The Masters’ Arcanum – Novelette soon to be released

Prequel to “The Thoughtmover Series”

He raced as fast as his legs carried him, down the steep mountain path, winding through the tight underbrush, and hurling himself over the golden-stoned boulders. Leaves and branches smacked against his face and limbs, but he ignored the stings. Magtor had discovered that the war had begun, and his family was in imminent danger. As king of Neval, he and his family were on top of the Tarconian army’s list of who to hunt, brutally torture, and then kill.

He jumped more rocks in his path and swung around the larger trees. Sweat beaded on his forehead and trickled down his back, soaking his shirt.

“Almost there!” he consoled himself, praying that he reached them on time.

Their hut sat near a tributary of the Talon River, at the base of the Cardell Mountains. Unable to transfer his thoughts in the valley below due to the dense stone, he had journeyed to the top of one of the highest snow-capped peaks to a small temple that rested there, to discover the latest news of the predicted attack.

During his communications, Lord Dalton, the neighboring King of Edoma, had informed him about the uprising of the Tarconian army and their pursuit to re-instate slavery amongst the people.

Magtor cringed, knowing the long dreaded Mover’s war had begun. And the Tarconian army was rounding up all the royal Movers of each country to either convert or kill them. And he, as one of the most powerful Movers who held a world-altering Arcanum that they coveted, was their most sought after target.

He ran faster. Cramps pained his thighs and his heart pounded heavily, aching, but he urged his body onward.

How often he had wished not to be privy to the unorthodox knowledge explaining the horrid reason for the Mover’s creation. The Arcanum was an unbearable weight that added to his already heavy burden as king and one that gave him doubts about his own beliefs and values.

Although Magtor had received Dalton’s horrific news during the nightspan, he had immediately fled the small temple, sprinting down the mountainside since then, to reach his family before the soldiers arrived at dawn. With the sunspan having now awoken, it left him little time to reach the hut and escape with his family before the army’s arrival.

Magtor glimpsed the hut in the distance and dragged in a breath of heartfelt relief when he sensed no Tarconians in the area. Dalton had encouraged him to flee directly to the Golden Cave, to find refuge, without losing valuable time to retrieve his family. For Magtor, that was not an option. He could not live with himself if he did not try to save his mate and two boys.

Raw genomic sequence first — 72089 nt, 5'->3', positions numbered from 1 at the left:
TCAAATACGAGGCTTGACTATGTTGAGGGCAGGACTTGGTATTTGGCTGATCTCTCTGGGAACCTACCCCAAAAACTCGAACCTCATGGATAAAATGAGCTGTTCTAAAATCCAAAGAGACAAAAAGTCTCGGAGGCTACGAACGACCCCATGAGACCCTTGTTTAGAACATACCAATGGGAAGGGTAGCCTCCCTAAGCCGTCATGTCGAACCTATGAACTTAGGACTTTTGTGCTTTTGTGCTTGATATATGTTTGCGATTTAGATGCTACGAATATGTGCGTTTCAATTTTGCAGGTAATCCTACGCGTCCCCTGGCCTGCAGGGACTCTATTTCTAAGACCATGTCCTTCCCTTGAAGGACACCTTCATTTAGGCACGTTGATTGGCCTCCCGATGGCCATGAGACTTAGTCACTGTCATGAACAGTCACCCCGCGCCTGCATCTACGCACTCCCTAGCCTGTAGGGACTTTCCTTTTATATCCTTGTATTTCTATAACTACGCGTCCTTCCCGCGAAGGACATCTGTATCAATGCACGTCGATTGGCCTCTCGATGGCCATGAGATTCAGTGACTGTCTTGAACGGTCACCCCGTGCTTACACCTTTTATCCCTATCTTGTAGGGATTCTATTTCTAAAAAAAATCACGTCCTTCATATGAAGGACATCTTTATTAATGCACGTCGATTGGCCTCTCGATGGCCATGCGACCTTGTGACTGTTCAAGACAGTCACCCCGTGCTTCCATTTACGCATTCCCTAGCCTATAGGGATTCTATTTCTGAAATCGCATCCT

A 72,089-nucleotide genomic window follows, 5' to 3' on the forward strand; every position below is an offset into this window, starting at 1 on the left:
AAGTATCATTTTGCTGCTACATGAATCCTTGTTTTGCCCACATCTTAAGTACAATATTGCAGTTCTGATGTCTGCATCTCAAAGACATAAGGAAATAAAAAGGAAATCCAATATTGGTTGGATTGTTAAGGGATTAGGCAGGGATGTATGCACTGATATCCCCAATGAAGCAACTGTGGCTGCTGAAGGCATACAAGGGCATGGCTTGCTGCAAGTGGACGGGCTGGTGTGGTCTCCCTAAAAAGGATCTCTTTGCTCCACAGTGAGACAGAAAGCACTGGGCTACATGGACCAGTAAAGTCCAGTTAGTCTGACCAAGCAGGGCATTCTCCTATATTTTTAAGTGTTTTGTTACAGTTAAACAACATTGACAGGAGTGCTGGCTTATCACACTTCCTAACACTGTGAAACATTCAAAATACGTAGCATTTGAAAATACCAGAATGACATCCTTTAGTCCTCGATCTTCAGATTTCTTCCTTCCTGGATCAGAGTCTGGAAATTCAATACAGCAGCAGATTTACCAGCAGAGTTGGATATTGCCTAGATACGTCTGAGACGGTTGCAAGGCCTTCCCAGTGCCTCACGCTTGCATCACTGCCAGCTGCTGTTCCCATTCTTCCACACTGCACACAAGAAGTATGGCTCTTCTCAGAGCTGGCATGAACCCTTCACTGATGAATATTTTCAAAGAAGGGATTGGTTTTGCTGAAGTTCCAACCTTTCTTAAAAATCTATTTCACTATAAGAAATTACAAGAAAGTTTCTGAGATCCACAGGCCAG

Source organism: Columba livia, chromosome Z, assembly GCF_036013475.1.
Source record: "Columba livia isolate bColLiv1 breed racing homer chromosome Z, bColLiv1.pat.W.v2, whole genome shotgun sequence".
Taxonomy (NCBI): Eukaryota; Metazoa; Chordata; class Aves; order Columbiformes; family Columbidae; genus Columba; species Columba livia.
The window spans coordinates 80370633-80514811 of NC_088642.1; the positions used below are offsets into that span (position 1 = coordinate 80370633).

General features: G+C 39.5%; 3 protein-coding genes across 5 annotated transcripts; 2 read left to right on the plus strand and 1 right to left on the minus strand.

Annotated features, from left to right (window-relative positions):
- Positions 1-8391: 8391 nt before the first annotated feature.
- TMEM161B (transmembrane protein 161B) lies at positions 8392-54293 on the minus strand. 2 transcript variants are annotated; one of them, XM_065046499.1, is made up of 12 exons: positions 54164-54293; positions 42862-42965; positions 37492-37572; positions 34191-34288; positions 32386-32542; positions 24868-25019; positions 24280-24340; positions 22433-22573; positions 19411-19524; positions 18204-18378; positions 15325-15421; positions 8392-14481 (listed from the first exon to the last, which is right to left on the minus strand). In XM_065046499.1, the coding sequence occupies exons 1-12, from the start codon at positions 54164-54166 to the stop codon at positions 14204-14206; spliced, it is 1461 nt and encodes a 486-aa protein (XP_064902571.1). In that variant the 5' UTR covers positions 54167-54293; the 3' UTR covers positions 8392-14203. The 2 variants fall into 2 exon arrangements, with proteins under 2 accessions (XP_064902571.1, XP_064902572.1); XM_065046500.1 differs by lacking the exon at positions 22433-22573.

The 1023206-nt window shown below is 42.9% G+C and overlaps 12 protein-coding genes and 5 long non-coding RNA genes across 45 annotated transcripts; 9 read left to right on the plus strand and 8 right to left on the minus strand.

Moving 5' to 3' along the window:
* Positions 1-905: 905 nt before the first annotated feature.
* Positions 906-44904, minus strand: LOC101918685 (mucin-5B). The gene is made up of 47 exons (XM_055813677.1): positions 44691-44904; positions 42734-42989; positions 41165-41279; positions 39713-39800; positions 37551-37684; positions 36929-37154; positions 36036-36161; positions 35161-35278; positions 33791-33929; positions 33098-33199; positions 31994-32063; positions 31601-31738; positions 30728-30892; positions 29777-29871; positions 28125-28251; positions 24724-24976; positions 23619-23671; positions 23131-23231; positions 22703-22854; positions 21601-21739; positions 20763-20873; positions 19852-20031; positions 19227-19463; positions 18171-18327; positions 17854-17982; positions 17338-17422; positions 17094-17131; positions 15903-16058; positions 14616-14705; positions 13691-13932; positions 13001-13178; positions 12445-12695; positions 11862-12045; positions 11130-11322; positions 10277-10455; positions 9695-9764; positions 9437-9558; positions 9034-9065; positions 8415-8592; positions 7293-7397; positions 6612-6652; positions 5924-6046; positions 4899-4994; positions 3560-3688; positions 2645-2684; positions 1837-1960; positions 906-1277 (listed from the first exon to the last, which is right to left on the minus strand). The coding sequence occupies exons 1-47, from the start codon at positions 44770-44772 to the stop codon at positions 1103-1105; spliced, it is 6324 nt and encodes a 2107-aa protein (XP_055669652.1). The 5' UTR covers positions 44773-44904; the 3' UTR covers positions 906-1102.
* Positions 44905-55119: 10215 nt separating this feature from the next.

Sprinting the last stretch down the base of the mountain, he finally spotted his two sons, chopping wood at the side of the hut, and his wife, Onella, picking thorn berries along the wooden fence surrounding the garden. As Magtor neared, he shouted as loud as his aching lungs permitted, “They’re coming! We must flee!”


    This is a work of fiction. All of the names, characters, places, and events portrayed in this novel are either products of the author’s imagination or are used fictitiously, and any resemblance to actual people, events, or places is entirely coincidental.  

The Masters’ Arcanum Copyright © 2012 by Alandra CL  

All rights reserved, including the right to reproduce the book, or portions thereof. It is forbidden to sell or use this book in anyway for the purpose of monetary gain. Plagiarism of this book or any part thereof is prohibited.



Not too long ago, I finished a prequel to my Thoughtmover Series. Writing a story of my characters’ younger lives showed me new sides to their personalities and gave me a deeper understanding of why they behave the way they do.
Life experiences don’t necessarily change a personality, but it will move people into directions they may otherwise not take.
I have gained a greater affinity toward my characters through this process, allowing me to tell their stories better.

It isn’t the things that happen to us in our lives that cause us to suffer, it’s how we relate to the things that happen to us that causes us to suffer. ” – Pema Chodron